A man who identified himself as Hamidullah said he had been in the home as some 20 people gathered to celebrate the birth of a son when a group of men he described as “U.S. Special Forces” surrounded the compound. Saying he witnessed one man’s death, Hamidullah said, “Daoud was coming out of the house to ask what was going on. And then they shot him.” Then they killed a second man, Hamidullah said. The rest of the group were forced out into the yard, made to kneel and had their hands bound behind their back, he said, breaking off crying without giving any further details. A deputy provincial council member in Gardez, Shahyesta Jan Ahadi, said news of the operation has inflamed the local community that blames Americans. “Last night, the Americans conducted an operation in a house and killed five innocent people, including three women. The people are so angry,” he said.


 

Occupied Afghanistan, March 5, 2010. An Afghan horse cart approaches a U.S. occupation force Stryker armored personnel carrier near Shah-Wali-Kot, Kandahar (photo by John Moore, Getty Images at http://www.gettyimages.ca/detail/97456605/Getty-Images-News )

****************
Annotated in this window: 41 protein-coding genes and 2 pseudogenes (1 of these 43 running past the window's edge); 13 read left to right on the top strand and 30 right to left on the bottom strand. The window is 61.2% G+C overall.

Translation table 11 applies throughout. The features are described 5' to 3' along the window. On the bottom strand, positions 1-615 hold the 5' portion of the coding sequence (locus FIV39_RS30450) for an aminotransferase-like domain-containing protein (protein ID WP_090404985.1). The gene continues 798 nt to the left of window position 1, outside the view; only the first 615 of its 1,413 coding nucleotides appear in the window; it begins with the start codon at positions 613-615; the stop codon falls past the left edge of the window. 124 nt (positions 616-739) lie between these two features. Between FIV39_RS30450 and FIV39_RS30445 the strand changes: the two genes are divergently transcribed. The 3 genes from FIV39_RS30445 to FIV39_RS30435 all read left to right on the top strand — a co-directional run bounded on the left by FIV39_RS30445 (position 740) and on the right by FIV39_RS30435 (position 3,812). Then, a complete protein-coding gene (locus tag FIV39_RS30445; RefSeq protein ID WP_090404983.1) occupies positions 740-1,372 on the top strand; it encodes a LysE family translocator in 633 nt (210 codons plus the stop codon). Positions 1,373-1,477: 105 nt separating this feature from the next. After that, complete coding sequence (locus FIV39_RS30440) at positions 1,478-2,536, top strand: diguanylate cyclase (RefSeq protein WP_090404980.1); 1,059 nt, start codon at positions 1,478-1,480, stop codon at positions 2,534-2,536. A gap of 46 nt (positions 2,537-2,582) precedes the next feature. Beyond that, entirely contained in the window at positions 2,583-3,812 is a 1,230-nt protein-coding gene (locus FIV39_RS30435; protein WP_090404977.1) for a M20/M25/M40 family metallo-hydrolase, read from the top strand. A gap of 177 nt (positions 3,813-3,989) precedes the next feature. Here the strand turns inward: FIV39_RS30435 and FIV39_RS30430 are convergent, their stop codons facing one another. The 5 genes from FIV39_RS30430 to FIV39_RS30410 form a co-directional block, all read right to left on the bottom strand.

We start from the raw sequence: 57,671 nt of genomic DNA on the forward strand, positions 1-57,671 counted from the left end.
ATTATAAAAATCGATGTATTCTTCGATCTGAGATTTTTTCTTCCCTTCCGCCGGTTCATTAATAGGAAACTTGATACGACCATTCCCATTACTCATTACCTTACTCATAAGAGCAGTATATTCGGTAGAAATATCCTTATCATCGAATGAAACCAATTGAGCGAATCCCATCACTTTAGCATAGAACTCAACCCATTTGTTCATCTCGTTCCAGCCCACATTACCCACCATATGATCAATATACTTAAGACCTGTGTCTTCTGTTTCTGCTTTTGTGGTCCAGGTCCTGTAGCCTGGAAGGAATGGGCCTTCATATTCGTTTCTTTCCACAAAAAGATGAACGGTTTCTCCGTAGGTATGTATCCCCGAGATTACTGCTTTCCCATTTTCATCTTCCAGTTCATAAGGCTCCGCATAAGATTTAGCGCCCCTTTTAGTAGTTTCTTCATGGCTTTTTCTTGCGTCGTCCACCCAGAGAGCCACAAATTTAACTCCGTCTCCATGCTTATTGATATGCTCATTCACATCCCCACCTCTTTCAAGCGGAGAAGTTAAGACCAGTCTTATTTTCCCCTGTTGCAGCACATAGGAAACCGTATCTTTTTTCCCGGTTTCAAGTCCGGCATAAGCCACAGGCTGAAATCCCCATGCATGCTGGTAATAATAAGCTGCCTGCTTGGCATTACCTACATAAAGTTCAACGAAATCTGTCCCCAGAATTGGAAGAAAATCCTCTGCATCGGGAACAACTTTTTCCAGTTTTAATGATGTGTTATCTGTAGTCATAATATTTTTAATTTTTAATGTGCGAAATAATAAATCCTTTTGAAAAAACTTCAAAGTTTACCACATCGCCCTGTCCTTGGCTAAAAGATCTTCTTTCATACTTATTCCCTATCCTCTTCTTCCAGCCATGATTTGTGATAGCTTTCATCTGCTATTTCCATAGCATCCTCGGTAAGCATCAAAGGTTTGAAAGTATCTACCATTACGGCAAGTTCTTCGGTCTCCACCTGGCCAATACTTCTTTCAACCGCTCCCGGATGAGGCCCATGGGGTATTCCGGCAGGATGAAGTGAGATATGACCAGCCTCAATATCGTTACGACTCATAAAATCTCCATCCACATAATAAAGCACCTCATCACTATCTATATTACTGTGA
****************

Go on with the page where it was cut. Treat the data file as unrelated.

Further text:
Rare photo of an injured victim of U.S/NATO forces., shot during U.S. offensive near Marjah, February 14, 2010

 (photo by AP Photo/Pier Paolo Cito at http://topics.philly.com/photo/09Opdbv6joaZZ )

 

LASHKARGAH, Feb 17, 2010: An eight-year-old girl weeps while laying head on her knees as foreign soldiers handed over the bodies of her family members killed during the ongoing operation Moshtarak in southern Helmand province. The girl, resident of Marja district, lost her 10 family members in a NATO missile strike (Source: http://www.rawa.org/temp/runews/2010/02/17/bodies-of-12-civilians-killed-by-nato-handed-over-to-families.html )